Must preserve vital habitat
With Greenport Pty Ltd planning to turn the former Gan Gan Army Camp into an 18.5 hectare, $60 million plus development the size of a small township (Examiner, March 5), it surely is time to join with Councillor John Nell in alerting our communities of yet another imposition on the Tomaree Peninsula.
Cr Nell is correct, this densely vegetated bush land is among the best of its type remaining on the Tomaree Peninsula, being survival habitat for an extensive range of diverse native wildlife.
As previously proposed, it should be included for its unique natural heritage values within the neighbouring Tomaree National Park. Apparently its E2 Environmental Conservation Protection means very little to Greenport Pty Ltd in seeking a rezoning to accommodate its proposed multi- million dollar development.
Such development given consent would be, in my opinion, an enormous and unacceptable cost to our natural heritage in native habitat and wild life losses which would further accelerate local native wildlife extinctions.
The incompatibilities of development of this magnitude with our natural environment clearly demonstrates the need for responsibly ethical responses from our planners and decision makers.
Can we really allow anything like this to happen with extinctions and climate change impacts on our unique flora and fauna now so ever present?
Darrell Dawson, Nelson Bay
Also read: Letters to the Editor, May 21
Times, and population, changin'
We often listened to a popular folk song when we were younger.
The lyrics to The Times They Are A-Changin' by Bob Dylan is maybe appropriate to describe Port Stephens in the present time.
Our population has steadily grown to over 73,000, and 30 per cent of that is 60 plus years of age, compared to a NSW average of 22 per cent.
Often we hear our community leaders talking about jobs, sports complexes, bush bike tracks, sporting clubs etc. for the young and fit, and so they should.
However, we don't often hear that funds have been set aside for that 30 per cent in our community.
We should also be mindful that we have people in need of accessibility.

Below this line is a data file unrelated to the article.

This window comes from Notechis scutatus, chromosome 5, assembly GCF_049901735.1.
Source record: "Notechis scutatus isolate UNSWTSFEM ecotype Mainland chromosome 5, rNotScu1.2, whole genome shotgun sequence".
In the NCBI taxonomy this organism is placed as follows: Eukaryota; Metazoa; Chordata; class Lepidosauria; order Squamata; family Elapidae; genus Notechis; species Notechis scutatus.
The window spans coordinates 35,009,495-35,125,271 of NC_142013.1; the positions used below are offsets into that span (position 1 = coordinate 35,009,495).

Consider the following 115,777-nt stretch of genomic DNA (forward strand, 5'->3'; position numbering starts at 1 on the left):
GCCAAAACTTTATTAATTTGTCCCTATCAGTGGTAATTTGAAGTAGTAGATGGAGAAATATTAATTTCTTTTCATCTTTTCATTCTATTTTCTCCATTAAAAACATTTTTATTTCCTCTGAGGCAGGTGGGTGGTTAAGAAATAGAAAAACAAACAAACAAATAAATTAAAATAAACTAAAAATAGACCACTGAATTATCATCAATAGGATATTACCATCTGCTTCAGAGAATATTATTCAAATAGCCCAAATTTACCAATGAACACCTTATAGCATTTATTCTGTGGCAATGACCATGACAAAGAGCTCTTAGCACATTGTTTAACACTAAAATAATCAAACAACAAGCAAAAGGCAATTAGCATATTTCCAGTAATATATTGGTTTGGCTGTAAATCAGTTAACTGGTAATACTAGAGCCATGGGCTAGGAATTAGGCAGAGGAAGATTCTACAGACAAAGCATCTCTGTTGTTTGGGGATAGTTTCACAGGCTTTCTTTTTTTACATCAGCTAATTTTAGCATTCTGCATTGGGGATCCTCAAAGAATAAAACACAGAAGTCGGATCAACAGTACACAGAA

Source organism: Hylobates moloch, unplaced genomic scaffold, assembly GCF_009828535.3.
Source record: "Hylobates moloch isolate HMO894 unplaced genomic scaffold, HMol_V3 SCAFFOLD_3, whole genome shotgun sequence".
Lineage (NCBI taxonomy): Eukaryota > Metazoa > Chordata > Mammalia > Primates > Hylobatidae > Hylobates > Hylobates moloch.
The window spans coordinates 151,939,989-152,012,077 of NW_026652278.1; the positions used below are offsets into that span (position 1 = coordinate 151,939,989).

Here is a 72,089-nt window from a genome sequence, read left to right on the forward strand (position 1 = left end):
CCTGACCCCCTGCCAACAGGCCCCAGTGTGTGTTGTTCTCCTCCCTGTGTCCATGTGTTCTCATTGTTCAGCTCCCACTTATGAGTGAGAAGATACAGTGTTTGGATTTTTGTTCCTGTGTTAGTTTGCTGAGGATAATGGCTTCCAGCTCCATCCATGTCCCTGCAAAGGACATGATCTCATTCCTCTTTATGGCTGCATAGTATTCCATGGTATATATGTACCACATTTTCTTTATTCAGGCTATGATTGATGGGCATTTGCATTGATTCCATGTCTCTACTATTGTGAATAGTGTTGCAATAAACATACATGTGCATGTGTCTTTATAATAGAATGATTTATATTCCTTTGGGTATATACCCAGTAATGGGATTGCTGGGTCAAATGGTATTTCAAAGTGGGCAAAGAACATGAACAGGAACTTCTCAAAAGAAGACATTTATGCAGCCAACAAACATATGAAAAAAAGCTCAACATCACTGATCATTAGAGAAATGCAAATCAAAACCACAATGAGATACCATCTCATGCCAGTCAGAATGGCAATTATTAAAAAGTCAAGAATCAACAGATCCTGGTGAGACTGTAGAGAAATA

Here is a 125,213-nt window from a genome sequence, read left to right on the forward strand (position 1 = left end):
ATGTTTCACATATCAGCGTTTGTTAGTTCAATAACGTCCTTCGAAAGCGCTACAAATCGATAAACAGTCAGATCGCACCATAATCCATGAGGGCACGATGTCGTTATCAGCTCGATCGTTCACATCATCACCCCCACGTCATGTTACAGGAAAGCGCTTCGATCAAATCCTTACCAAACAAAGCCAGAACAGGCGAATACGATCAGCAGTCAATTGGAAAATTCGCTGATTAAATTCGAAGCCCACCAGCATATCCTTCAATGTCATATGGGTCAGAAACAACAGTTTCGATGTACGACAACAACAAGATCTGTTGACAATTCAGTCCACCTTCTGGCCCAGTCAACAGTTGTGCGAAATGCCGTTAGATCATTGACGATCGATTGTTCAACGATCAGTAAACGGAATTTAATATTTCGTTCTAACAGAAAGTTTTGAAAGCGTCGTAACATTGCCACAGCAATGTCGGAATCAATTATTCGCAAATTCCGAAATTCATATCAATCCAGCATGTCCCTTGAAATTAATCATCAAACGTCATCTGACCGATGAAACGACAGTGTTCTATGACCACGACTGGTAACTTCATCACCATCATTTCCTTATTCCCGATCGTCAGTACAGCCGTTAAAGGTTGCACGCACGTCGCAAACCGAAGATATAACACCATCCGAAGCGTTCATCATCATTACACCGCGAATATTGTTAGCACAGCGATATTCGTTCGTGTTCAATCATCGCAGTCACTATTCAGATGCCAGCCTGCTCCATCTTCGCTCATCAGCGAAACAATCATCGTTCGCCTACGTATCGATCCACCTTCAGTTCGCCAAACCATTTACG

Ernest To, Medowie
Also read:Letters to the Editor, May 14
Country's pantry running empty
If we were to ask 'what are our key staple foods?' I think most would agree that wheat, rice and dairy products are near the top of the list.
Recently there have been warnings that Australia is not growing enough staple foods, though this suggestion has been sternly rejected by our federal Agriculture Minister David Littleproud who keeps telling everyone, I believe incorrectly, that we are growing enough food for 75 million people.
So let's look at the staples I mentioned - rice, dairy and wheat.
I'm sure Mr Littleproud, like many others, would agree that we are not growing enough rice for domestic consumption. Mr Littleproud seems to now realise there are threats to our dairy industry. He was asked at a press conference on Wednesday, May 6 whether Australia's milk supply was at risk, to which he answered: "If we continue to lose the number of dairy farmers that we have over the last 12 months, we are in a situation, at a juncture, where the dairy industry itself won't be able to sustain all the demand in this country."
We have had a threefold increase in wheat imports on the east coast, and must question whether this is sustainable with current global shipping arrangements.
We need to grow more wheat. So if the agreed position by the Agriculture Minister in relation to rice and dairy, plus the obvious issues around wheat, are not enough to tell Australians we have a looming problem (perhaps even a crisis) I don't know what is.
And all we need to fix the problem is improve our water management so that more is allocated to food production, especially in southern NSW and northern Victoria. A simple solution, yet governments refuse to act.
Anne-Marie Best, Brandy Hill
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